ALMOST DAILY, events in South Africa parallel what happened two decades ago in the American South. Although imperfect, the American South now coming of age may serve as the best model for thoughtful South Africans to study for their future.
For more than half a century, beginning in the 1890s, rigid racial segregation, from the cradle to the grave, permeated society in the American South. One-party politics based on white supremacy excluded blacks from effective political participation. The South's economy, devastated by the Civil War, limited blacks to the most menial jobs, and a segregated and unequal education system reinforced the social order.
Within that system, there existed personal contacts and individual relationships that crossed racial lines, the legacy of the paternalistic side of plantation life in which house servants became extensions of families. These relationships nurtured the myth of the "sunny South." That myth coexisted with the image of the "benighted South," which was symbolized by lynchings that reinforced a social order based on repression and fear.
Ultimately, the rule of law prevailed in transforming the South after the civil-rights movement dramatized the quest for justice. Heroic southern judges such as Elbert P. Tuttle and John Minor Wisdom of the Fifth Circuit Court of Appeals and Frank M. Johnson Jr. of the U.S. District Court in Alabama responded by translating the Supreme Court's 1954 school desegregation decision, Brown vs. Board of Education, into a broad mandate for racial justice.
Despite the Constitution, apartheid had existed for more than 60 years in the American South, in part because the Supreme Court in 1896 approved in the Plessy case the "separate but equal" doctrine. The South was able to impose its system because of silent assent or indifference from the rest of the nation, which practiced more subtle forms of discrimination and racism.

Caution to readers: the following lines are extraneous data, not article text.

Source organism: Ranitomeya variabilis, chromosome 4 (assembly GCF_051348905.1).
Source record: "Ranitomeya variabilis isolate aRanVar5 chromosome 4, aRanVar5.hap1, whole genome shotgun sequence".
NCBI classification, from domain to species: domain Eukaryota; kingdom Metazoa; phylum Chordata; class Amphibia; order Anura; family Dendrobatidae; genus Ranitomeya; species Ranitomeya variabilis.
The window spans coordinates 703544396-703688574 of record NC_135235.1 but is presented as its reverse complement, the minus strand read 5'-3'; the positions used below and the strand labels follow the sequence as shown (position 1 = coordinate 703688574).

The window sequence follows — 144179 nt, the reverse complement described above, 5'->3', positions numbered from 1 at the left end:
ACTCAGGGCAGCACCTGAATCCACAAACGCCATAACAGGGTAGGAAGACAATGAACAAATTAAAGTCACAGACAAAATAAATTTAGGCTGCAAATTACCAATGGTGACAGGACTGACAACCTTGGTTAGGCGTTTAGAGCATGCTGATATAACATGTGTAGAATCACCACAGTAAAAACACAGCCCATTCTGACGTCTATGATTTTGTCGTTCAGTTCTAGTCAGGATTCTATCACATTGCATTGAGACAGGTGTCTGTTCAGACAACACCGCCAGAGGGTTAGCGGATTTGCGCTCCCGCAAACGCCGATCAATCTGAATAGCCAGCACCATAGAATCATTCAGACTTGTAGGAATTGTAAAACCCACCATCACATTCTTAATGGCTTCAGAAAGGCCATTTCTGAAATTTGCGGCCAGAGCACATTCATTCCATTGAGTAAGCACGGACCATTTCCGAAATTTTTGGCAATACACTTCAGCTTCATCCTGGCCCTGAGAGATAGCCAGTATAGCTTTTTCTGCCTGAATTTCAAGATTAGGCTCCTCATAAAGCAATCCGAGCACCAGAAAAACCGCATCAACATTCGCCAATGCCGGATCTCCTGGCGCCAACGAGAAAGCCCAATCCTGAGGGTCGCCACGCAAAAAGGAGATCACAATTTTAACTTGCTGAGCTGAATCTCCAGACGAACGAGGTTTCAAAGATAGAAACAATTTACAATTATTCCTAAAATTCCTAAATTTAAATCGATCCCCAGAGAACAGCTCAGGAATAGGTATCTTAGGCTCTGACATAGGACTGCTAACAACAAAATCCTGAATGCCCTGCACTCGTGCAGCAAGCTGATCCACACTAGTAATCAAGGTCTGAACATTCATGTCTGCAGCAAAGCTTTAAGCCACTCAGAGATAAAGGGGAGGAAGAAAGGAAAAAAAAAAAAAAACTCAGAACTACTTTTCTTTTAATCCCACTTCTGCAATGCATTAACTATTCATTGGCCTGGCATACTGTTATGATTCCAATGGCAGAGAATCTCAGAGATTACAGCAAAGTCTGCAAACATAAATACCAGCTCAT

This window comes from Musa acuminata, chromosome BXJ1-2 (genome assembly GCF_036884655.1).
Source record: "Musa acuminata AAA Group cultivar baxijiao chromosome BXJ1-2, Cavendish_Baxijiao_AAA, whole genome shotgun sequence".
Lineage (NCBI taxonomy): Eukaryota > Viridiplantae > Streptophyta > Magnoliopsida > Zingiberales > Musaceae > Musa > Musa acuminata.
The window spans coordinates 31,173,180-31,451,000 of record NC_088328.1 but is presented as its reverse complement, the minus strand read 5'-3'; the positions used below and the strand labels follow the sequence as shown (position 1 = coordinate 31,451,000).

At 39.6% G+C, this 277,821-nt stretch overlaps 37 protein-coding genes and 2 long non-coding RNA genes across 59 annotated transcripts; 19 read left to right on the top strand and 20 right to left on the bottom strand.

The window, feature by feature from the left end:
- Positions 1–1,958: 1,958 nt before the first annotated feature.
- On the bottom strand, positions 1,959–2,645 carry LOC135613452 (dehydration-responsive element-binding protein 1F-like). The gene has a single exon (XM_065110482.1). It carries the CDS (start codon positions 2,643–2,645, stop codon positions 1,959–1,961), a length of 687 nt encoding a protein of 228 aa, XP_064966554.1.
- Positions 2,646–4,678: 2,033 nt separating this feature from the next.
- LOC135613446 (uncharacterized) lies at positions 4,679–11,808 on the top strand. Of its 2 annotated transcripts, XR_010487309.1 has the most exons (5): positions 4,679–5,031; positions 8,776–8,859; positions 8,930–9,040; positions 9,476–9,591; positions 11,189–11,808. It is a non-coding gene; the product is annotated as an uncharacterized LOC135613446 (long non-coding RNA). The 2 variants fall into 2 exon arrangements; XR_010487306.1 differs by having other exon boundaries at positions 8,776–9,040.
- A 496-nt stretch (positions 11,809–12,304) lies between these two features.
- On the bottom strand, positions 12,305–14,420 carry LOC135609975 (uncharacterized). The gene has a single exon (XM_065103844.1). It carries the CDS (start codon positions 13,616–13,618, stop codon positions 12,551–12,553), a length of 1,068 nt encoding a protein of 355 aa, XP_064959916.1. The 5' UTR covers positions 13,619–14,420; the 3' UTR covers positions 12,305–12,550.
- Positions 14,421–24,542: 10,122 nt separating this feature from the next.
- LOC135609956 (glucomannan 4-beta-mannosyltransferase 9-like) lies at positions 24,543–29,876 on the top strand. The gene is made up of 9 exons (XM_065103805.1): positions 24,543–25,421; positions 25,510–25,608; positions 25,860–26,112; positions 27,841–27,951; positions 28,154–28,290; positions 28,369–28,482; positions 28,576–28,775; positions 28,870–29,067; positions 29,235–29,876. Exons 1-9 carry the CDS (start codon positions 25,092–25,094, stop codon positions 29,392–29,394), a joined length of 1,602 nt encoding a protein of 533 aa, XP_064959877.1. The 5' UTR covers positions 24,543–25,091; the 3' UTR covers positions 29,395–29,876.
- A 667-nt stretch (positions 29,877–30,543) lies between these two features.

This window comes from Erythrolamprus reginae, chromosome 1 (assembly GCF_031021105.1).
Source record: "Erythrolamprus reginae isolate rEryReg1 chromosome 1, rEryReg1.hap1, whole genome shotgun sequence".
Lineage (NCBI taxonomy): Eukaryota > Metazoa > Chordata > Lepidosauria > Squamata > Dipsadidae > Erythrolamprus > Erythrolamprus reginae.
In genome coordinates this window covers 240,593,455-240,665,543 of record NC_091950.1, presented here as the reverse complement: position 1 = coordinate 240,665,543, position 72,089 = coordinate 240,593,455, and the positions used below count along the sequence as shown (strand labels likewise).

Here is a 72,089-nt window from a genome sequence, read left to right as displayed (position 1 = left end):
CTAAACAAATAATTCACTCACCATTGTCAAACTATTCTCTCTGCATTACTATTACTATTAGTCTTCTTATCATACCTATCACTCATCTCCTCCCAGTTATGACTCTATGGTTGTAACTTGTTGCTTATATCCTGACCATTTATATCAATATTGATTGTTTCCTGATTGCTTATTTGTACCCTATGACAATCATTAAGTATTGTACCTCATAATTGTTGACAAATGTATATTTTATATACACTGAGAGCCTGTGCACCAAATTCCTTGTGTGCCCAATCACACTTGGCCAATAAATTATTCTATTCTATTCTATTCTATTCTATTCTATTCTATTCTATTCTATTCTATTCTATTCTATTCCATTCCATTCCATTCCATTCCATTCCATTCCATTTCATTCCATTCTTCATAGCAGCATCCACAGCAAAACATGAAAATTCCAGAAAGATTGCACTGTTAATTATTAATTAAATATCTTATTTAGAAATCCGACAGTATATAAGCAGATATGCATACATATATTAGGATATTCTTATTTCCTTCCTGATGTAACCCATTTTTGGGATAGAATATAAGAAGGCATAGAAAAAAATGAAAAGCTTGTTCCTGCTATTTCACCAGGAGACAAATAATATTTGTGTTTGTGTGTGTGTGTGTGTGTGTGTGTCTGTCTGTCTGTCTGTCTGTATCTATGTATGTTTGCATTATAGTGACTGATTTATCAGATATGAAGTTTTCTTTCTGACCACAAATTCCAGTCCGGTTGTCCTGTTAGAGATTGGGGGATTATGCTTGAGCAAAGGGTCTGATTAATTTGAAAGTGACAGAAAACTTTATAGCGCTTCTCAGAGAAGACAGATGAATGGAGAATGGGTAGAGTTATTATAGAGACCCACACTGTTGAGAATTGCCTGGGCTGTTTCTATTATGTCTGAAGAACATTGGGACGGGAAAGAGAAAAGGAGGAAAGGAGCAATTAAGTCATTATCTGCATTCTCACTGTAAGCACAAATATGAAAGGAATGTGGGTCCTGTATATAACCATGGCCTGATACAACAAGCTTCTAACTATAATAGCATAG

Thus, the United States has little claim to moral superiority in regard to South Africa. But without being self-righteous, the United States can refuse to sanction practices it knows are destructive of its own ideals and can offer insights based on its own quite recent experiences.
The contemporary level of violence and repression in South Africa calls to mind the Alabama of the early 1960s, the vivid images of police violence with dogs and fire hoses in Birmingham in 1963 and the savage assault on peaceful marchers in the first march from Selma in 1965.
Thus, the most encouraging sign out of South Africa is the initiative by some of that country's business leaders to begin negotiations with black leaders. In Birmingham, violent confrontation ended only after negotiations that involved the "big mules," the city's business elite.
Birmingham also affected the nation, which watched on television, and the nation's leader at the time, President John F. Kennedy. He responded to Birmingham by pledging to "see if we can develop a legal remedy." Afterwards, he outlined the elements of what became the Civil Rights Act of 1964, which, with the Voting Rights Act of 1965, provided a new legal framework for life in the American South.
But in a memorable speech five months before his death, Kennedy told the American people, "but law alone cannot make men see right." He continued, "We are confronted primarily with a moral issue. It is as old as the scriptures and is as clear as the American Constitution. The heart of the question is whether all Americans are to be afforded equal rights and equal opportunities; whether we are going to treat our fellow Americans as we want to be treated."